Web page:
Please let me know if you think this is a bad idea ?
    Unless you remove the movement from the case and take the dial and hands off it'd a waste of time, IF this is the issue you will just be blowing it around the inside of the movement and pass the problem on to another wheel or another time when it lodges in a different wheel. You have been trying to find alternatives to coughing up for a decent repair since December last year, I would suggest its time to bite the bullet.

  27. #27
    Quote Originally Posted by me32dc View Post
    Unless you remove the movement from the case and take the dial and hands off it'd a waste of time, IF this is the issue you will just be blowing it around the inside of the movement and pass the problem on to another wheel or another time when it lodges in a different wheel. You have been trying to find alternatives to coughing up for a decent repair since December last year, I would suggest its time to bite the bullet.
    Thanks, I agree with you, I've not yet found anyone to do it, which is why it's still pending.

    i'm hoping for a recommendation for a good servicer in the South East on the forum, rather than just picking a company from a Google search.

    Please can you recommend anyone ?

  28. #28
    Grand Master
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    To clarify, me32dc is a professional repairer, so it’s fair to say his advice is worth taking. As a humble hobbyist repairer with several years of experience and limited professional training I fully endorse his advice.

    The Breitling Emergency is a specialised watch and I think you’ll struggle to find anyone who’s keen to work on it, I certainly wouldn’t be up for it. The answer is to send it to Breitling, no doubt that won't be cheap but unfortunately that’s the cost of ownership with a watch like this. When you choose to own a watch like this you have to be realistic about potential service/ repair costs, the best analogy is to consider ownership of a 20 year old prestige car and expect the local back street repair garage to fix it.

    Send it to Breitling, soak up the cost, enjoy owning the watch again. Frankly, any attempt to fix it yourself is rediculous.

  29. #29
    Quote Originally Posted by walkerwek1958 View Post
    To clarify, me32dc is a professional repairer, so itís fair to say his advice is worth taking. As a humble hobbyist repairer with several years of experience and limited professional training I fully endorse his advice.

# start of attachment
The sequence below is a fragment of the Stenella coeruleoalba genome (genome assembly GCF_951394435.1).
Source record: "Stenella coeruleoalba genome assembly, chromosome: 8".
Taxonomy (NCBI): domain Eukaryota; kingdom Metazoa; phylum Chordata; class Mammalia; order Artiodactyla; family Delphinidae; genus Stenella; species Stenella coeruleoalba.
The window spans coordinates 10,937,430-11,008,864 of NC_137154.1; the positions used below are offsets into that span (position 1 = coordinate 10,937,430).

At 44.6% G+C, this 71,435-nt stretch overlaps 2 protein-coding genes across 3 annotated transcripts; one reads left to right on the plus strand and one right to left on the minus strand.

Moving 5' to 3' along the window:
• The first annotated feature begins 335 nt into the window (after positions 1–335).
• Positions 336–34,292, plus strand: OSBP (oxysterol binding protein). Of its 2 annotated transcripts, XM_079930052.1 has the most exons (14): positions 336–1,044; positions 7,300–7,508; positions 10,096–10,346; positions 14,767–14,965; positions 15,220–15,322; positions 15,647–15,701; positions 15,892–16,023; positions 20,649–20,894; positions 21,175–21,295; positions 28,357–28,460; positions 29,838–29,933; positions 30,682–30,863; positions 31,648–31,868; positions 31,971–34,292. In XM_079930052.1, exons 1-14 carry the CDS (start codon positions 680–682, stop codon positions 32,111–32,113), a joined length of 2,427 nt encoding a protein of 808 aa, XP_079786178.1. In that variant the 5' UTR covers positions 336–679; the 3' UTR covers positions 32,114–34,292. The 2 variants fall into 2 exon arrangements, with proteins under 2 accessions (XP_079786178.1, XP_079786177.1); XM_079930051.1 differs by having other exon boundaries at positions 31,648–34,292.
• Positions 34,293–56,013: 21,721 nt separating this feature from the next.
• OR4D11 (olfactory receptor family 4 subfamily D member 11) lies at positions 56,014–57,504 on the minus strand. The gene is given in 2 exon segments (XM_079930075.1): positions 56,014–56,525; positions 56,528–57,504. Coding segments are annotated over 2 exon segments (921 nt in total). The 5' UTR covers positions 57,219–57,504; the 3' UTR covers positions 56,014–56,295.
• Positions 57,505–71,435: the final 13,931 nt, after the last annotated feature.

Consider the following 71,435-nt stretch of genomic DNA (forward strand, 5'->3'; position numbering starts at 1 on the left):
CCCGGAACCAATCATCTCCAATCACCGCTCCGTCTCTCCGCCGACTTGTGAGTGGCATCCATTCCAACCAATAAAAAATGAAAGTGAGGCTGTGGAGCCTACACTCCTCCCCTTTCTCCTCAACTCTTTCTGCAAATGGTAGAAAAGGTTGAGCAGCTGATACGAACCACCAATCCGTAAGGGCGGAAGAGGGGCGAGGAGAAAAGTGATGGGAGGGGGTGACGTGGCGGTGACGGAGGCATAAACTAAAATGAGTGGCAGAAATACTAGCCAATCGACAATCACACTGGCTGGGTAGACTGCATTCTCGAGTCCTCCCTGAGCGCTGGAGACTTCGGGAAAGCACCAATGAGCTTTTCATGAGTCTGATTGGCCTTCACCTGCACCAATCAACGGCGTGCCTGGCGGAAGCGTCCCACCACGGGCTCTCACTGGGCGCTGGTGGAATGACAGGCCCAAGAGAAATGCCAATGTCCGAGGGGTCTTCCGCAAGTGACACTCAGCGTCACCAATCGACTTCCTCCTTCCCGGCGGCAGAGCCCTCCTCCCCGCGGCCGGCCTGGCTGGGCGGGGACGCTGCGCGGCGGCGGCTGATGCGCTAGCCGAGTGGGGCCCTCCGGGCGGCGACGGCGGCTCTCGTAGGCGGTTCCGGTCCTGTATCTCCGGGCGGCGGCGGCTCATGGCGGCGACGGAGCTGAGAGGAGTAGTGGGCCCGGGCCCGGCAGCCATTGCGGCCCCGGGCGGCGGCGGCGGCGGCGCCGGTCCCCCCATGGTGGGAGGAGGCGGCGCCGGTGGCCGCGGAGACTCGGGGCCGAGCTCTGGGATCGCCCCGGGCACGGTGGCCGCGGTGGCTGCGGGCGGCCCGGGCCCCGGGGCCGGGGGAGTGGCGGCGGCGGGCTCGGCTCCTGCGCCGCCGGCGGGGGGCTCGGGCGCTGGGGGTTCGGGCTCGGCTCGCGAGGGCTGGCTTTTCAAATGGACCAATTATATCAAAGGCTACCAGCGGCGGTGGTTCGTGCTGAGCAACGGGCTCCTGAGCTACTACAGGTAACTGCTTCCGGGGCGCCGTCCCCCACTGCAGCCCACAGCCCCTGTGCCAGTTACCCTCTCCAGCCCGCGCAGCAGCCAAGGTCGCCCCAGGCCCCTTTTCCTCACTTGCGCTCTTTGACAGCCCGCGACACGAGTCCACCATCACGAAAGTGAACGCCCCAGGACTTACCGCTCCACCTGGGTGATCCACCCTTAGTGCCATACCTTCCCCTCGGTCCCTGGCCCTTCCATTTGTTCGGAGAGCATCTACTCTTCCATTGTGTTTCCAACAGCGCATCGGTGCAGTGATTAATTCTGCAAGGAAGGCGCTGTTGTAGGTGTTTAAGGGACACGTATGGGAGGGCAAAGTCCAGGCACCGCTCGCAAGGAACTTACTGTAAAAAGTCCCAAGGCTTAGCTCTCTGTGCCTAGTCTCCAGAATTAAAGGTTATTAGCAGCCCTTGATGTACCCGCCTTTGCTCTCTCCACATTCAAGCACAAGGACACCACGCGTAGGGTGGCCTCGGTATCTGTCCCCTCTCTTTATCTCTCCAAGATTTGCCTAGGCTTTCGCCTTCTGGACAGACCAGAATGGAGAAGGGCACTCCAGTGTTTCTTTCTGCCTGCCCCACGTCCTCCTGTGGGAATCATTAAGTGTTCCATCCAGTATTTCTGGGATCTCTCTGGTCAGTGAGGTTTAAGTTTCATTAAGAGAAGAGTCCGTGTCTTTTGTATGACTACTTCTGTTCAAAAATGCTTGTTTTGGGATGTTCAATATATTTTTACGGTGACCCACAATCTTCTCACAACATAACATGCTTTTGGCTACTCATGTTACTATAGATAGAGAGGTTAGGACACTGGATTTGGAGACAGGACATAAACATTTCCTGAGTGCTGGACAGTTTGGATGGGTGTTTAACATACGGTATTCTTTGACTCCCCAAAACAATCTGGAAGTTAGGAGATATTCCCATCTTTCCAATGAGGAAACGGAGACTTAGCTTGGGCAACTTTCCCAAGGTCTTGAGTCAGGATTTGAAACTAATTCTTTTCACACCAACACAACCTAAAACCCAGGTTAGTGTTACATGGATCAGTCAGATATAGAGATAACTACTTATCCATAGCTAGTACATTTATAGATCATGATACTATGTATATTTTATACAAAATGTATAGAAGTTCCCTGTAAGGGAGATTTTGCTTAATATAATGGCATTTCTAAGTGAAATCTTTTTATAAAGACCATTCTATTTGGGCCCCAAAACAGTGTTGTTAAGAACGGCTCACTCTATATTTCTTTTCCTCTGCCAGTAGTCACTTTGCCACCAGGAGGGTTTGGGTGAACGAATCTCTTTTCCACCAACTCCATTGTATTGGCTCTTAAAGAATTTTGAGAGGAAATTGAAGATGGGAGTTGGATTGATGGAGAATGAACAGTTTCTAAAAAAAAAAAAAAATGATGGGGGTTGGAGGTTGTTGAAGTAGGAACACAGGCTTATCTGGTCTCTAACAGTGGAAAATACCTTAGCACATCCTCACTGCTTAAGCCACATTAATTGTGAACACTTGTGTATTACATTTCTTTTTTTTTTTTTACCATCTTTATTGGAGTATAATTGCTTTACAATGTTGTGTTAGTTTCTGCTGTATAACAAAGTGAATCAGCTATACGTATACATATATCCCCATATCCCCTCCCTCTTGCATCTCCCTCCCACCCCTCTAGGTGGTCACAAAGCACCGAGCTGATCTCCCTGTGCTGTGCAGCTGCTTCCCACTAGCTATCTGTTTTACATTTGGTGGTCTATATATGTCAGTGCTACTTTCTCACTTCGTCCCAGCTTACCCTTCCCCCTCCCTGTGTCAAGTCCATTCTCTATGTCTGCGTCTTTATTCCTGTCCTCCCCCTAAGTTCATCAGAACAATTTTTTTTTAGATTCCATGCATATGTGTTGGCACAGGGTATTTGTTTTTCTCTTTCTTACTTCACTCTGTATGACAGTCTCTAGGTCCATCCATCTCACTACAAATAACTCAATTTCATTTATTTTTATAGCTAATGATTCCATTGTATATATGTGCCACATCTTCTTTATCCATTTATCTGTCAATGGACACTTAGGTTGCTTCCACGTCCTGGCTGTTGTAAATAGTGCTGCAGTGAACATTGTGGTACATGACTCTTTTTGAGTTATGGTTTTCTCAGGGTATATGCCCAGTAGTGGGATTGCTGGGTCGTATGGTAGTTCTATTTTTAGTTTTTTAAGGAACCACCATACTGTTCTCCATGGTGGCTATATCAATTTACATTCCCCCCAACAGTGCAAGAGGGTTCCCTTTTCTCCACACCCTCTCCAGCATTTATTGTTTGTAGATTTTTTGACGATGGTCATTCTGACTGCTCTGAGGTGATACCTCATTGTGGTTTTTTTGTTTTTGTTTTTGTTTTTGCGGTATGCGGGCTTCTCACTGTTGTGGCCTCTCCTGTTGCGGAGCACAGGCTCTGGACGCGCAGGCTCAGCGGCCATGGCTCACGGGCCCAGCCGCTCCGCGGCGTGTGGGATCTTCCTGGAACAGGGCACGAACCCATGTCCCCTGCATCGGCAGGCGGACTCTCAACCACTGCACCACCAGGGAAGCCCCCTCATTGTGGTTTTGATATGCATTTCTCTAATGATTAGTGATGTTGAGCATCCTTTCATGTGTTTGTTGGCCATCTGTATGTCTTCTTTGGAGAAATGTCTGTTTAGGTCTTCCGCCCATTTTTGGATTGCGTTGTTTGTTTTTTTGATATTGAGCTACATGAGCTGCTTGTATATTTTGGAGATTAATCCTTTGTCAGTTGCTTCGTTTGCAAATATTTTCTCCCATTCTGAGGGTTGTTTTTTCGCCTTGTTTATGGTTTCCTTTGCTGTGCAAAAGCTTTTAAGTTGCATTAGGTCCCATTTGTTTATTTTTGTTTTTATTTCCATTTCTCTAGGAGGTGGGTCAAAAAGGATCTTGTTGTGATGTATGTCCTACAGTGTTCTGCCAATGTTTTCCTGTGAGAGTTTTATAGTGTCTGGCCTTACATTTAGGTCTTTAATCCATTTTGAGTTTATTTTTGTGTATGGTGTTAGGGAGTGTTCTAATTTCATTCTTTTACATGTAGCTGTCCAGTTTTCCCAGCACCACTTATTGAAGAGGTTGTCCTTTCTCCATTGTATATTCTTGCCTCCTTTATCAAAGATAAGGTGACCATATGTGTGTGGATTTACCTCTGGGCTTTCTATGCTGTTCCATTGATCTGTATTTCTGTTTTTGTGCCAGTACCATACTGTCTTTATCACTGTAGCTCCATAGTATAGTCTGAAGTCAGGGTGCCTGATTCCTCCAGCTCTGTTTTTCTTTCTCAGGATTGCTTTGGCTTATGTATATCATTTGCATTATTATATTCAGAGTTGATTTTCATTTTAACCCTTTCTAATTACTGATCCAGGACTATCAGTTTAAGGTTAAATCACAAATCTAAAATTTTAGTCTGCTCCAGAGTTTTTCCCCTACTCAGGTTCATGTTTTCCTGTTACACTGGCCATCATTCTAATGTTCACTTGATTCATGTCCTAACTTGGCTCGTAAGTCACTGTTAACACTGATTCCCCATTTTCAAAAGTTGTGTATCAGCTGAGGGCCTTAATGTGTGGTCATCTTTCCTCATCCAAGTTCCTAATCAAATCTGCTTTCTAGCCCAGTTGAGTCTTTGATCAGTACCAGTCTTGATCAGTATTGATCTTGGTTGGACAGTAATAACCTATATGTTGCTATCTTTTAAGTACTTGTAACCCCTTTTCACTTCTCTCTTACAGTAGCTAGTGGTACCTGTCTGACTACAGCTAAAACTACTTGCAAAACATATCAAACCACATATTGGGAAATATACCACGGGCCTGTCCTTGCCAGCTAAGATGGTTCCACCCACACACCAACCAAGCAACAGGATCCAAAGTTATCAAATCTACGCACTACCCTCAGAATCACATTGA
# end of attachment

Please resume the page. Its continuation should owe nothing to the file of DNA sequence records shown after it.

The Breitling Emergency is a specialised watch and I think youíll struggle to find anyone whoís keen to work on it, I certainly wouldnít be up for it. The answer is to send it to Breitling, no doubt that won't be cheap but unfortunately thatís the cost of ownership with a watch like this. When you choose to own a watch like this you have to be realistic about potential service/ repair costs, the best analogy is to consider ownership of a 20 year old prestige car and expect the local back street repair garage to fix it.

    Send it to Breitling, soak up the cost, enjoy owning the watch again. Frankly, any attempt to fix it yourself is rediculous.

    Thanks for your advice, I fully take on board what you suggest about working on the watch myself, which is why i was asking for a recommendation to a specialist.

    i'm too tight fisted to jump straight to Breitling to fix it, with out at least trying to find a specialist.

    (incidentally i'm sorry but I don't agree with your observations about repairing 20 year old classic cars.....

    like your hobby working on watches, I enjoy working on classic cars, mostly 20 - 50 years old, with the exception of paintwork.

    basically if it's got a distributor and carbs then it's probably possible to work on it.

    Actually if it's fuel injected, but still running a basic fuelling ECU and distributor you've got a good chance.

    however as soon as you're working on cars less than 20 years old, with OBD diagnostics, it becomes more difficult. especially if its a sensor related problem.

    however it's not rocket science. i've rebuilt at least half a dozen engines over the last 30 years, including a dry sumped Windsor V8 race engine producing 550 BHP)


    still I agree a watch is not something to be messed with, which is why i wouldn't strip it myself.

  30. #30
    Grand Master
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    I too have a long history of working on old cars, cutting, welding, painting, engine rebuilds.......been there and done that since the late 70s to the present day. My 1970 MGB is currently in awaiting my efforts to put the front suspension, steering rack and rear brakes back together!

    Working on cars and watches is totally different, some of the mechanical principles apply to both but the hands- on skills are very different. I can switch from one to the other.........preferably not in the same day!

  31. #31
    you've got about 10 years more experience than me.

    I rebuilt my first engine in 1987 - an 'A' series from a mk1 morris cooper S 1275 which was bored and stroked to 1380, big cam, head porting (which i didn't do myself) and bulkheading the car to fit a webber 45 on a straight manifold, with an LCB exhaust manifold.

    It produced 108 bhp which was a reasonable increase from the standard 76bhp. However 'A' series engines can of course produce a lot more power, but not with a cam that is tractible on the road.

    however nowadays it would be sacrilige to cut the bulkhead of a cooper S to fit a carb to it !!! different times.

    interesting you've done paintwork. I've done minor bits like painting spoilers and sills, but never dared respray a whole car. i leave that to the professionals.

    you've now peaked my interest to have a look at watch mechanisms, but i won't start with the Breitling, as that would be like trying to rebuild a BRM V16 on your first attempt. rather silly.

    the next job i've got to do when i have a bit of time, is to put a camshaft in a 351 cleveland.

    Good luck with the MG